The water activity above can help to explore the zones. Perhaps the teacher didn’t randomly select it. Rather, the water play is part of a well-planned projecton the value of water as a life source on our planet and it is the startof an intensive and structured investigation. The next stage of the project will not be to pack it away,but to ask children to tell us what they are doing and sharetheir ideas about the water. In this mediatedplay, the teacher is closer in proximity and assesses the level of children’s vocabulary, asks questions, and might even add more materials. But the flow is still in the direction of the child’sexploration. Adding to the initial water investigation, new activities are provided elsewhere in the room. In these activities materialsare purposely selectedto surface embedded concepts. There might be melting ice and a place to draw or write on a small blackboard using only water and a small paint brush. The information about states of water which freezes or evaporates is not directly taughtbut is latent in the activity and ready for childrento wonder about and discover.New vocabulary is made available in the immediatecontext. This vocabulary includes contentwords like evaporate, condense, volume, liquid; but also process words like plan, predict and compare, alerting students to their thinking processes.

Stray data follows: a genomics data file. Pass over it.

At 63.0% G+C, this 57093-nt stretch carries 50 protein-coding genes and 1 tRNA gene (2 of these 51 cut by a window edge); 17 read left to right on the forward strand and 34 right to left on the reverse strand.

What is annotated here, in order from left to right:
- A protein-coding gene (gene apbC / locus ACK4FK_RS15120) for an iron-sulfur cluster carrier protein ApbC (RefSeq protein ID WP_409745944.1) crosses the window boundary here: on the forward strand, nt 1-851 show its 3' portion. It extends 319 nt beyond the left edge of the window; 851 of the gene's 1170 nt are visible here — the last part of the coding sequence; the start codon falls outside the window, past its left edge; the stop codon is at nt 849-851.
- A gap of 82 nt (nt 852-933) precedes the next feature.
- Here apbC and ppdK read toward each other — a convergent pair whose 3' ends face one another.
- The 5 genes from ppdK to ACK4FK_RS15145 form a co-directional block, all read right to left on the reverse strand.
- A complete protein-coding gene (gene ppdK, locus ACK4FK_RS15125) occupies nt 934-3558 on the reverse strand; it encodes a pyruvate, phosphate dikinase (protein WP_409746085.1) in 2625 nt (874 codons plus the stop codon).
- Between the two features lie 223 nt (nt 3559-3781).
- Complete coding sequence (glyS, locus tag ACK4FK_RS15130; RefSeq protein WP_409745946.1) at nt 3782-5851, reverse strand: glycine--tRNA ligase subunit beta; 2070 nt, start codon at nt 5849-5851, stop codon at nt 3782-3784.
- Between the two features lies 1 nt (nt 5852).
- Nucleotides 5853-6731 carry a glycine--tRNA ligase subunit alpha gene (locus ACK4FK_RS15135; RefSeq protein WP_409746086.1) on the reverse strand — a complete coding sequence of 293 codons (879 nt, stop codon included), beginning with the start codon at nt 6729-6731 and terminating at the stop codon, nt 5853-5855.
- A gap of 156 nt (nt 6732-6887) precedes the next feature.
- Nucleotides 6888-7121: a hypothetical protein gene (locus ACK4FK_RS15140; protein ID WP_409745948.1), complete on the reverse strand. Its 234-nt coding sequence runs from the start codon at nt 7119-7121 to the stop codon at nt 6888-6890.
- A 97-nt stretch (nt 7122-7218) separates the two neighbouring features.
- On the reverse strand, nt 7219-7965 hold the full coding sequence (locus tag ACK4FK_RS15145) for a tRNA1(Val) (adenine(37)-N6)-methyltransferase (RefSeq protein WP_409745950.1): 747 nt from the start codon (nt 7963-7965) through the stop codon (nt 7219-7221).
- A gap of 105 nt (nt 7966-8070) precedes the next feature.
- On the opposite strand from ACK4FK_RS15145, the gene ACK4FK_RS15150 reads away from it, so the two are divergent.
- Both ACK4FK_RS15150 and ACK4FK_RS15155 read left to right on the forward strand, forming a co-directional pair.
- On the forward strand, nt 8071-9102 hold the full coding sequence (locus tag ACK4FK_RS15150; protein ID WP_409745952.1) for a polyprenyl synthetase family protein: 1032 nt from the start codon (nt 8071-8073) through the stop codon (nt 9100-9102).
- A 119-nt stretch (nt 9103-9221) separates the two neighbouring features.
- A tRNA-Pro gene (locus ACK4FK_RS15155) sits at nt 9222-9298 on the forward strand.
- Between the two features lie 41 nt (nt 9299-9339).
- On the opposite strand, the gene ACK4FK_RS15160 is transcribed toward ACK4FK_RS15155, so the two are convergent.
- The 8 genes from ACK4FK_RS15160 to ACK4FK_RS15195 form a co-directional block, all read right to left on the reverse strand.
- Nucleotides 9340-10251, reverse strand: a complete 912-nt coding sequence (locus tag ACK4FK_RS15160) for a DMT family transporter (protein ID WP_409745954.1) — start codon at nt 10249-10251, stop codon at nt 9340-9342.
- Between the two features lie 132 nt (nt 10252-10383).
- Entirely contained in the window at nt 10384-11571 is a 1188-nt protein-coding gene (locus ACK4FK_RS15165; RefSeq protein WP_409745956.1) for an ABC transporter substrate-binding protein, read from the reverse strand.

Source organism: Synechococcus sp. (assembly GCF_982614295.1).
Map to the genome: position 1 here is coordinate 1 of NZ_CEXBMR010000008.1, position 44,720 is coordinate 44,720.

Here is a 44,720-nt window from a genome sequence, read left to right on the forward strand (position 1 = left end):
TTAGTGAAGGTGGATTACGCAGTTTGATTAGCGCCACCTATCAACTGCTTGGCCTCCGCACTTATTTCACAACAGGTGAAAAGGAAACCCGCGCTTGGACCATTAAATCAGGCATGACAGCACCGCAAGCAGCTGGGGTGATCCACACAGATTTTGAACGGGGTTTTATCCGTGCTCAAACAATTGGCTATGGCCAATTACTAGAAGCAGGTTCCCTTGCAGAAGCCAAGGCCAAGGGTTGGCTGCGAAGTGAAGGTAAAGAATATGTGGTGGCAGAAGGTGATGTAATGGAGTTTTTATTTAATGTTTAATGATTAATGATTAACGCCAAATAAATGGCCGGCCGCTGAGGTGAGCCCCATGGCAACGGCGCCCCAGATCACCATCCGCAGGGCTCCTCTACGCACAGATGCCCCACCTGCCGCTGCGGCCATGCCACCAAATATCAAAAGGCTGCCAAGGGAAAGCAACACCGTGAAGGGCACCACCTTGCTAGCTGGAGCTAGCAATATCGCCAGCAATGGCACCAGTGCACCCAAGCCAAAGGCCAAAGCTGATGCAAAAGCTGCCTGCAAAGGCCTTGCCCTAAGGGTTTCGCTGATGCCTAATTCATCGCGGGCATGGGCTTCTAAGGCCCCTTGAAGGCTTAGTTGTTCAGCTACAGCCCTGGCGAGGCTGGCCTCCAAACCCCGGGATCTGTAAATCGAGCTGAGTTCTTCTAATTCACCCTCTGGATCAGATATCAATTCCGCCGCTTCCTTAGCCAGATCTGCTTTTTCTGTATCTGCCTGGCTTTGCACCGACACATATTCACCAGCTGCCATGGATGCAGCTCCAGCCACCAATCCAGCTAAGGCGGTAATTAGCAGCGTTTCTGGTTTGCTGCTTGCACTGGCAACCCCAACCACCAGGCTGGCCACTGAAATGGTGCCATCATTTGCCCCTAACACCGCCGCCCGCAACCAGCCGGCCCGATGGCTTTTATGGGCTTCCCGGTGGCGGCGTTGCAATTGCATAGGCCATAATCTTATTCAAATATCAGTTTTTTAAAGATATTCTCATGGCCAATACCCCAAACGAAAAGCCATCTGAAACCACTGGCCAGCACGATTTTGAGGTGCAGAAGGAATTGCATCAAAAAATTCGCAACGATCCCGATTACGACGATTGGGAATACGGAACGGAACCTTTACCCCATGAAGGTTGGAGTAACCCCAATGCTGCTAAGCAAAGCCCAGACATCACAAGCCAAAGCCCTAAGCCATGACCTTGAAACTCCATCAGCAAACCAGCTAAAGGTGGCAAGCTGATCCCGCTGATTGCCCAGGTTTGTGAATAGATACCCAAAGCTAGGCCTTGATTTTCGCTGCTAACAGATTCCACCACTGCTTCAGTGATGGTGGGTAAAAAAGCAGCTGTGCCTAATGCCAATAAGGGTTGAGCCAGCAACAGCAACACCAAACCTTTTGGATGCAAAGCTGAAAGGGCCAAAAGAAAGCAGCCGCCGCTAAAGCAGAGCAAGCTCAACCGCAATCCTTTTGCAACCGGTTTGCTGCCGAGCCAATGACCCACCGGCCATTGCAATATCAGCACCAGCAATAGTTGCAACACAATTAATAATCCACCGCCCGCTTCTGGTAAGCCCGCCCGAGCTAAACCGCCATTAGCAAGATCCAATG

At a stage when the experimentation and discovery are advanced, we entera zone of concept clarity. The logicalrelationships are so well understood that students can confidently articulate them.




The educators mobilise the information in either closed-ended tasks, where the outcomes are known and predictable, or open-ended challenges, where children might solve small (or large) problems in a variety of ways. They can explore them in movement,mathematics, dance, music, science and stories!

An exampleof a closed-ended mobilisation might be a maths challenge to find out precisely how many smallcontainers of water are needed to fill a large one. There is only one answer, but there is learning alongthe way, because if the small ones aren’tfilled to the brim, they aren’t full, and the correct outcomewon’t be reached.